Some weeks ago, a customer contacted us about some intermittent issues he had when printing barcodes in a Windows Service using our Barcode Professional SDK for .NET
Barcode Pro SDK for .NET is written using 100% managed code based on the “standard” drawing engine provided by .NET Framework which is basically a wrapper around GDI+, that’s System.Drawing classes.
The printing functionality using the “standard” drawing engine is mainly under System.Drawing.Printing namespace and the key class behind it is PrintDocument which we used in some guides demoing barcode printing using our Barcode Pro SDK for .NET
Although this approach seems to be working fine in Windows Forms applications, it seems that in Windows Service it has some limitation or “not supported” tag as is stated in this page which basically says:
Classes within the System.Drawing.Printing namespace are not supported for use within a Windows service or ASP.NET application or service. Attempting to use these classes from within one of these application types may produce unexpected problems, such as diminished service performance and run-time exceptions.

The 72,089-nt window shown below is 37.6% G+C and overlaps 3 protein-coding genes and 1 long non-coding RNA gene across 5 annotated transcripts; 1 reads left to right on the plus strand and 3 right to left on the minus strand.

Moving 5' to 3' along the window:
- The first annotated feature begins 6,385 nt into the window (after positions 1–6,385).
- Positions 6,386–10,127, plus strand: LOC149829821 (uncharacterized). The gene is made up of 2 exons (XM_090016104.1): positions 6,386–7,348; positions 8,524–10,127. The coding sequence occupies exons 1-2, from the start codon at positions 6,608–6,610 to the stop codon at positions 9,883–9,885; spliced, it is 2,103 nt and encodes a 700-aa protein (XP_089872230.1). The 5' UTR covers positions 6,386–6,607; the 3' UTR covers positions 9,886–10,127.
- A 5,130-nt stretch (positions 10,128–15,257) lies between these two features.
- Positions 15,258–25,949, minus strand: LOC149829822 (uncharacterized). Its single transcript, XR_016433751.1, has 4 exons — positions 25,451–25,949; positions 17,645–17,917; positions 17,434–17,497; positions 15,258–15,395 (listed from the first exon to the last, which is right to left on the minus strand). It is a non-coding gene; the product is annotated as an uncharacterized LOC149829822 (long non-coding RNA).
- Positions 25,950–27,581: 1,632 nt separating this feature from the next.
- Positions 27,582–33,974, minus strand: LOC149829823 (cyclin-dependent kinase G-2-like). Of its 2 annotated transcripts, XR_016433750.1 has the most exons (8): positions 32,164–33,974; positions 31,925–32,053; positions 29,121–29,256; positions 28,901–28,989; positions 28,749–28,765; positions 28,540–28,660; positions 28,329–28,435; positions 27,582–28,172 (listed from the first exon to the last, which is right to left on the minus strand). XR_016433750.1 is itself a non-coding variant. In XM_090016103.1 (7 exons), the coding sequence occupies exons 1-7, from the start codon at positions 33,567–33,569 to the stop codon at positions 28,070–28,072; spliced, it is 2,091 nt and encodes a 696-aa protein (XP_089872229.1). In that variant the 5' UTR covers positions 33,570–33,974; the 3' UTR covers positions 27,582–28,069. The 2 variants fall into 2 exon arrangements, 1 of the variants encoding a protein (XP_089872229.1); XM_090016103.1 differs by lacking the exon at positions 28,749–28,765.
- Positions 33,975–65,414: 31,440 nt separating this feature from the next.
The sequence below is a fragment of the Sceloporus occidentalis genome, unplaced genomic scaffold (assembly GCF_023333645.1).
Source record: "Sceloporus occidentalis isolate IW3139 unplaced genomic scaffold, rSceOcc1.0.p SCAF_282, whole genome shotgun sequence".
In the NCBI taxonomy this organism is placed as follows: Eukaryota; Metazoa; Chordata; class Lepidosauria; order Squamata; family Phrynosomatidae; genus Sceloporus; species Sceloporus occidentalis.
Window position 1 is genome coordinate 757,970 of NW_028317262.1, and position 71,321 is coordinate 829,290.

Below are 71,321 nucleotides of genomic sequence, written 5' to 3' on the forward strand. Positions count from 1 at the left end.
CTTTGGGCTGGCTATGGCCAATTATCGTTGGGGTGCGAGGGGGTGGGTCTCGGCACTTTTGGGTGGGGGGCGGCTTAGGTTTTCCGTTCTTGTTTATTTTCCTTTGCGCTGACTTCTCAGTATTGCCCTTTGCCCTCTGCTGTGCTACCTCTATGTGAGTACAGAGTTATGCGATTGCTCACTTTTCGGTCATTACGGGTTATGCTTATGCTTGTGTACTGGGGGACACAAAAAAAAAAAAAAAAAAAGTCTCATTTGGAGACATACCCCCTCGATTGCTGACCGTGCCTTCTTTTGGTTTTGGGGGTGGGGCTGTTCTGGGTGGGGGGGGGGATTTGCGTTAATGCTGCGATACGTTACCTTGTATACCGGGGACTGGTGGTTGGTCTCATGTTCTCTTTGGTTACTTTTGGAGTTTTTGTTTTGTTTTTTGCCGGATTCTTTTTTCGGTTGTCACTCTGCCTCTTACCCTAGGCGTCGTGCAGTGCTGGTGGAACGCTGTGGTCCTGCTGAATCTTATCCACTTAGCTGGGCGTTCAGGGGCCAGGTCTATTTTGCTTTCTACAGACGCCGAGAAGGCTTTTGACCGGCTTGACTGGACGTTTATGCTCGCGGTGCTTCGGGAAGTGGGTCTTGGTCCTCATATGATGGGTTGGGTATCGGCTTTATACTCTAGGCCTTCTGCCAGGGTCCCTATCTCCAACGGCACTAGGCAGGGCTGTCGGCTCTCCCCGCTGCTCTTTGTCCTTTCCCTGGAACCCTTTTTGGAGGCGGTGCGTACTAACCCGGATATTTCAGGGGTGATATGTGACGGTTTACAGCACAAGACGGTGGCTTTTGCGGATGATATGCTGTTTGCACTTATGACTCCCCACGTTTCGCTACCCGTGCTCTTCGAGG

Sadly, there’s no solution to that if try to use our Barcode Pro SDK for .NET (or Barcode Pro for Windows Forms) in Windows Service scenarios. However, one possible alternate approach to bypass this issue is to replace the “drawing” engine. Another drawing engine in .NET Framework is the one based on WPF (Windows Presentation Foundation) which was introduced in .NET 3.0
WPF drawing engine is NOT based on GDI+ but on DirectX and the printing classes is available under System.Printing
It seems that WPF printing can be safely used in Windows Service projects. Taken advantage of this, we wrote a guide for printing barcodes in Windows Service using our Barcode Professional for WPF (which is 100% based on WPF drawing engine and NOT on GDI+) In that guide we tried to reproduce two common scenarios i.e. printing a single page document as well as a multipage document with barcodes.
We hope that guide helps you as a starting point for more complex printing scenarios.